Okay, I admit it. Never had, nor never wanted a crockpot. I love to cook, so I never saw the point. Given that, we got one this year and I did make a delicious Chicken Chili Verde. Although that worked well for that purpose, I still couldn’t think of any reason to use, or want to use, a crockpot. As my dad and I talk about food and cooking most every time we talk, he told me he had just made stuffed peppers in a crockpot. (That surprised me because I never knew the crockpot to be his go-to cooking method.) . I guess I was hungry when we talked because that sounded so good to me, and I knew I’d make enough for a few to go into my freezer pantry. Today being Father’s Day, though my father is 3,000 miles away, was the day I put crockpot stuffed peppers to the test! Results: AWESOME!
3.5 hours on high in the crockpot, then 20 minutes in the oven at 400F (I couldn’t help myself because to me it’s all about the golden color and added texture/taste.) . Here you have it, healthy, delicious, nutritious Turkey, Quinoa, Spinach, Feta, Crimini Mushroom, and Diced Tomato stuffed peppers!
(I had enough extra stuffing left for about 4 more peppers, so I made those directly in the oven. Same result, but with 2+ hours with lots of checking, covering/uncovering, removing liquid, etc.)
Still not a crockpot convert, but it will be my go to cooking method the next time I’m craving stuffed peppers! (Stuffed peppers allow you the freedom to put whatever you want in them, so get creative and have fun. If you want more information about these peppers, let me know.)
Nothing says summer like fresh veggies from the garden! When the abundance of cherry/grape tomatoes is too much to eat now or even give away, why not make this quick and easy (1, 2, 3) fresh roasted tomato sauce? You can enjoy some of it over your favorite pasta today – and freeze in small containers to enjoy when you’re yearning for a taste of summer!
- Wash and dry (remove stems) cherry/grape tomatoes
- Toss with olive oil, kosher salt, and fresh ground black pepper on a sheet pan – roast at 400F for 30-40 minutes until the tomatoes start to caramelize and the juices escape onto the pan. Cool slightly after removing from oven.
- Blend in food processor, little by little, along with a couple of garlic cloves, a handful of Italian parsley, a few tablespoons of olive oil, and more kosher salt and fresh ground black pepper to taste.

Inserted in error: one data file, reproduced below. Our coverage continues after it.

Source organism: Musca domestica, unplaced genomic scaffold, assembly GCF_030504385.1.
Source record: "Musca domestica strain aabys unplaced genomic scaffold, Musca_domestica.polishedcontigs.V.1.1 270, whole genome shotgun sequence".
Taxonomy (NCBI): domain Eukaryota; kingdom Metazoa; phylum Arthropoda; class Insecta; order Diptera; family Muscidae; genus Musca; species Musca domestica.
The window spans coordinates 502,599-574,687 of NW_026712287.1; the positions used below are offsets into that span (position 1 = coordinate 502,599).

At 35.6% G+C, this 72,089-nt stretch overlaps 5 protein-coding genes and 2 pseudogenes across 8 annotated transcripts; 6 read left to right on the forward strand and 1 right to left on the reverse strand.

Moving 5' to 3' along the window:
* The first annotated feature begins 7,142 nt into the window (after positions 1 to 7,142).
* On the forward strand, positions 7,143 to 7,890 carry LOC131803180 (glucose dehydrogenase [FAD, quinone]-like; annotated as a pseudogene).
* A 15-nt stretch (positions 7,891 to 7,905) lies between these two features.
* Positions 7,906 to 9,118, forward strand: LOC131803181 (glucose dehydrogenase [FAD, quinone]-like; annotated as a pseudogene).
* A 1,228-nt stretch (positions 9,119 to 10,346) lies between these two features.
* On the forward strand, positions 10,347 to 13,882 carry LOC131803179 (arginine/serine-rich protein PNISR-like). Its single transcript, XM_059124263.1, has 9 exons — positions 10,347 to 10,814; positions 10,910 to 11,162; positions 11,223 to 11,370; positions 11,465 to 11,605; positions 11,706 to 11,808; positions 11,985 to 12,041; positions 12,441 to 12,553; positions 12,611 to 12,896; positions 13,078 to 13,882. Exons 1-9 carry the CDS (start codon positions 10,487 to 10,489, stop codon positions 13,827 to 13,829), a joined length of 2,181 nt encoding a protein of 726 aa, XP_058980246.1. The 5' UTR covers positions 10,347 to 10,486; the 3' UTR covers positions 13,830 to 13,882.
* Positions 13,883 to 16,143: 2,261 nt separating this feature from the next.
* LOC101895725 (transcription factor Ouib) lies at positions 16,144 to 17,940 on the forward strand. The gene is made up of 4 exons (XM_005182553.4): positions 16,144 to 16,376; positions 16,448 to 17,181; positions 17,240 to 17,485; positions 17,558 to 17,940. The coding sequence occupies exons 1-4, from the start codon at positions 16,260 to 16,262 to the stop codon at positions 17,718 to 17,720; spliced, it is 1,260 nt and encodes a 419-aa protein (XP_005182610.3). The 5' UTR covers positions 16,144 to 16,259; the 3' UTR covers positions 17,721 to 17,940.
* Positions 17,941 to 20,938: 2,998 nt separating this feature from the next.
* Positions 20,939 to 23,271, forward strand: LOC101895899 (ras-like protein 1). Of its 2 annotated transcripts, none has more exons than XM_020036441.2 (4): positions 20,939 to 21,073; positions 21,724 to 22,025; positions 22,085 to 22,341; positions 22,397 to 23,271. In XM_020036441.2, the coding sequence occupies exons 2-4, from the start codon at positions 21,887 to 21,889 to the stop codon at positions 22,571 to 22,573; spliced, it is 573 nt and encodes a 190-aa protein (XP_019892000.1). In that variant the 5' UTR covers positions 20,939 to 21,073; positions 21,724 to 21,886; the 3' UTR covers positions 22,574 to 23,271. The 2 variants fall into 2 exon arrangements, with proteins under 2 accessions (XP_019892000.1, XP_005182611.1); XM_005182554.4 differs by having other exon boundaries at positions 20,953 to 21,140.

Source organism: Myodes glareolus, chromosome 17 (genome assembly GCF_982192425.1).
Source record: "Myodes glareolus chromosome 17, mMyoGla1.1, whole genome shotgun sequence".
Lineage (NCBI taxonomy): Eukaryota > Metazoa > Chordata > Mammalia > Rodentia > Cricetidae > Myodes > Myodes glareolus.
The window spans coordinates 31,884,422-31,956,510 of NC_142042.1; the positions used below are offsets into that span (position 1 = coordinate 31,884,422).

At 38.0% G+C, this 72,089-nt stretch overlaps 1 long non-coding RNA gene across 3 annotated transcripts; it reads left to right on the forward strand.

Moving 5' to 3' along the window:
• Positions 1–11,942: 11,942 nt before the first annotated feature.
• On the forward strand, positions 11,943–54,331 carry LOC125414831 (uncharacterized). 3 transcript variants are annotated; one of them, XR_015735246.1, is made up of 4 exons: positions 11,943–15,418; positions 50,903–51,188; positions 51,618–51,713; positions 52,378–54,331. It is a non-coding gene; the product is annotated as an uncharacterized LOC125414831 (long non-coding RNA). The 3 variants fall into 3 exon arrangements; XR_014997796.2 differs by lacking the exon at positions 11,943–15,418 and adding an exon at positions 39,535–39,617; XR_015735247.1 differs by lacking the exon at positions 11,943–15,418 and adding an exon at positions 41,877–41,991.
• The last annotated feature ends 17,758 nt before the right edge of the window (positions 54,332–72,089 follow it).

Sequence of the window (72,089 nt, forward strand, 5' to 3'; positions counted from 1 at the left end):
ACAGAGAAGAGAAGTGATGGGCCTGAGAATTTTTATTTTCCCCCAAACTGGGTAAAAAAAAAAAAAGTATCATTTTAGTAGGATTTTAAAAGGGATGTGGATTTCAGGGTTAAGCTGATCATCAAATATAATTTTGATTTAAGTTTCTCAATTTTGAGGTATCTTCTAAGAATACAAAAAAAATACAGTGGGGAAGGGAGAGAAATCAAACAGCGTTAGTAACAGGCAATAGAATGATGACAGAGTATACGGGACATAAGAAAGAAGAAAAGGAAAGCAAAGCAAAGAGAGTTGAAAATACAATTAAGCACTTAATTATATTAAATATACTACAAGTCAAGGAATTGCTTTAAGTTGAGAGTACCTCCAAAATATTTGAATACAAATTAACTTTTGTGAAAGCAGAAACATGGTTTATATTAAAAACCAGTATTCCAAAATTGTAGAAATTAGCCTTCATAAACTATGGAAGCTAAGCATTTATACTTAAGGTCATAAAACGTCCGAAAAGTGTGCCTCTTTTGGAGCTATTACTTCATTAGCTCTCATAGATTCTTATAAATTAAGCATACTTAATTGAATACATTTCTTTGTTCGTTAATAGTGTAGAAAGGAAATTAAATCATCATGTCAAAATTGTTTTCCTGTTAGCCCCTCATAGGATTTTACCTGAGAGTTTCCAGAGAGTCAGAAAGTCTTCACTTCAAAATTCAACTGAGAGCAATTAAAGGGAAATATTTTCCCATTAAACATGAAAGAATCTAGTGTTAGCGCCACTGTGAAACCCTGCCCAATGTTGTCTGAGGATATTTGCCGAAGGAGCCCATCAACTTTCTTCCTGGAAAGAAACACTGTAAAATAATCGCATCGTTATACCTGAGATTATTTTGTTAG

That’s it! Enjoy over your favorite pasta and bite into summer goodness!
Truly is as easy as 1, 2, 3 – and 4 – Buon Appetito!
You’ve heard of turning lemons into lemonade, well here’s a quick and easy way of turning apples into applesauce! Every have apples sitting on the counter long beyond their ‘shelf life’? Or apples that were pushed to the back of the refrigerator and forgotten? What did you do? Compost? Trash? STOP! Turn your old (or new) apples into homemade delicious applesauce! It’s as easy as 1) Peel and chop apples, 2) Place in small sauce pan on stove top with a little water (1/4 cup?) and a dash or two or cinnamon, 3) Boil/simmer until tender. At that point, I use a potato masher to turn them into a chunky applesauce. (You can keep cooking and blend cooked apples to get more of a pureed consistency, but when it comes to homemade, I like the chunky style.) Enjoy!
Light, healthy, simple, and delicious! (Recipes compliments of Ina Garten and Giada De Laurentiis) Started off with Sausage Stuffed Mushrooms (Ina-recipe in a previous post on August 17, 2013) followed by Swordfish and Pancetta kabobs (Swordfish Spiedini – Giada), Warm French Lentils (Ina Garten) and a few arugula leaves tossed in a light lemon vinaigrette.
I purchased fresh swordfish from Blue Water on India Street in San Diego. (Awesome place if you haven’t been.) Cut swordfish into 1×1 in. cubes and toss in a bowl with a few TBSP olive oil and a couple TBSP herbs de provence. Insert about 4 pieces onto each skewer (previously soaked in water for 30 minutes) with very thin cut pancetta threaded throughout. When ready to cook, place on very hot grill (stove top or outdoor) and turn onto each side for about 2 minutes per side. The fish is done perfectly and the pancetta is nicely crisped! Rest for a minute or two, then ready to serve.
The lentils are a staple in our house, and I thought they’d pair well with the swordfish for a light (and healthy) dinner. Saute a couple carrots (1/2-inch chopped) and one chopped leek (white and light green parts) in olive oil for about 5 minutes. Add one chopped garlic clove and saute for an additional minute. Set aside. Bring 4 cups water to a boil with 1 cup dry lentils, 1 turnip (cut in half) and one whole (peeled) onion stuck with 6 cloves. Once boiling, add the carrots and leeks, reduce heat, and simmer about 20 minutes until lentils are tender. Discard turnip and onion, strain lentil mixture, and toss in a bowl with 1 tsp. unsalted butter. In a separate bowl, make a Dijon vinaigrette. (1/4 cup olive oil, 2 TBPS red wine vinegar, 4 tsp. Dijon mustard, 1 TBSP kosher salt, and 1 tsp. black pepper. Add warm lentils to vinaigrette, toss, and let stand for about 15 minutes. Ready to enjoy!